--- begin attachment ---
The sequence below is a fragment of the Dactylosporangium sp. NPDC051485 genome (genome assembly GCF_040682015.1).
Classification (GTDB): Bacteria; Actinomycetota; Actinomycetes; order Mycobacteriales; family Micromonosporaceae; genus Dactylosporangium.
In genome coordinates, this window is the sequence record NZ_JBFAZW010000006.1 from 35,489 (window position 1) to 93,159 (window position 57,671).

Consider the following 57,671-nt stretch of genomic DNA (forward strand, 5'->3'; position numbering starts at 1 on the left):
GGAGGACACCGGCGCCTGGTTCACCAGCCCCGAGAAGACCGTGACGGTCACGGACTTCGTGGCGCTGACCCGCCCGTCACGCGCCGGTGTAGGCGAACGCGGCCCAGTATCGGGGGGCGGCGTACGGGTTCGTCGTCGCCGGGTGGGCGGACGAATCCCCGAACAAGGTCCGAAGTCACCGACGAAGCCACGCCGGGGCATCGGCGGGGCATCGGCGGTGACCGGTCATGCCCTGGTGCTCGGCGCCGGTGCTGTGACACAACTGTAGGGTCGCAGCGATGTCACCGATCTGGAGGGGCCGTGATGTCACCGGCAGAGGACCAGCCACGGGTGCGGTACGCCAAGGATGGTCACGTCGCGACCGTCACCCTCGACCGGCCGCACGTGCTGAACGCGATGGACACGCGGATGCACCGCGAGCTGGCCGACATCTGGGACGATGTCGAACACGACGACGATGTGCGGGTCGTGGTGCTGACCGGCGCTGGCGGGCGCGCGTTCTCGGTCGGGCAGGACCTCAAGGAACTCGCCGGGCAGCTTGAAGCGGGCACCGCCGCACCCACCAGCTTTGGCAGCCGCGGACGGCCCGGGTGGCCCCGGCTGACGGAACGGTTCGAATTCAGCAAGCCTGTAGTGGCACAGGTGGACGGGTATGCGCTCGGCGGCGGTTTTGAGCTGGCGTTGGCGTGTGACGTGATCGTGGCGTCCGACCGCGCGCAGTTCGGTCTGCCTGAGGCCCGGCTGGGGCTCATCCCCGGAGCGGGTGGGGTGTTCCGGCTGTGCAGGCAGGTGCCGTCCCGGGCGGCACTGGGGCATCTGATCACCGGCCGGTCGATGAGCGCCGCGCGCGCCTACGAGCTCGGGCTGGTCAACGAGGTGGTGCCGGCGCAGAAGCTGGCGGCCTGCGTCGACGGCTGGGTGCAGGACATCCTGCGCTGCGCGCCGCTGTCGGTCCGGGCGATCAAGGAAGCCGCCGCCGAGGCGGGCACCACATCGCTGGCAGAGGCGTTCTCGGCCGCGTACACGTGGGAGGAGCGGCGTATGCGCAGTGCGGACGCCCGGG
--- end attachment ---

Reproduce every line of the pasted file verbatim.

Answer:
The sequence below is a fragment of the Dactylosporangium sp. NPDC051485 genome (genome assembly GCF_040682015.1).
Classification (GTDB): Bacteria; Actinomycetota; Actinomycetes; order Mycobacteriales; family Micromonosporaceae; genus Dactylosporangium.
In genome coordinates, this window is the sequence record NZ_JBFAZW010000006.1 from 35,489 (window position 1) to 93,159 (window position 57,671).

Consider the following 57,671-nt stretch of genomic DNA (forward strand, 5'->3'; position numbering starts at 1 on the left):
GGAGGACACCGGCGCCTGGTTCACCAGCCCCGAGAAGACCGTGACGGTCACGGACTTCGTGGCGCTGACCCGCCCGTCACGCGCCGGTGTAGGCGAACGCGGCCCAGTATCGGGGGGCGGCGTACGGGTTCGTCGTCGCCGGGTGGGCGGACGAATCCCCGAACAAGGTCCGAAGTCACCGACGAAGCCACGCCGGGGCATCGGCGGGGCATCGGCGGTGACCGGTCATGCCCTGGTGCTCGGCGCCGGTGCTGTGACACAACTGTAGGGTCGCAGCGATGTCACCGATCTGGAGGGGCCGTGATGTCACCGGCAGAGGACCAGCCACGGGTGCGGTACGCCAAGGATGGTCACGTCGCGACCGTCACCCTCGACCGGCCGCACGTGCTGAACGCGATGGACACGCGGATGCACCGCGAGCTGGCCGACATCTGGGACGATGTCGAACACGACGACGATGTGCGGGTCGTGGTGCTGACCGGCGCTGGCGGGCGCGCGTTCTCGGTCGGGCAGGACCTCAAGGAACTCGCCGGGCAGCTTGAAGCGGGCACCGCCGCACCCACCAGCTTTGGCAGCCGCGGACGGCCCGGGTGGCCCCGGCTGACGGAACGGTTCGAATTCAGCAAGCCTGTAGTGGCACAGGTGGACGGGTATGCGCTCGGCGGCGGTTTTGAGCTGGCGTTGGCGTGTGACGTGATCGTGGCGTCCGACCGCGCGCAGTTCGGTCTGCCTGAGGCCCGGCTGGGGCTCATCCCCGGAGCGGGTGGGGTGTTCCGGCTGTGCAGGCAGGTGCCGTCCCGGGCGGCACTGGGGCATCTGATCACCGGCCGGTCGATGAGCGCCGCGCGCGCCTACGAGCTCGGGCTGGTCAACGAGGTGGTGCCGGCGCAGAAGCTGGCGGCCTGCGTCGACGGCTGGGTGCAGGACATCCTGCGCTGCGCGCCGCTGTCGGTCCGGGCGATCAAGGAAGCCGCCGCCGAGGCGGGCACCACATCGCTGGCAGAGGCGTTCTCGGCCGCGTACACGTGGGAGGAGCGGCGTATGCGCAGTGCGGACGCCCGGG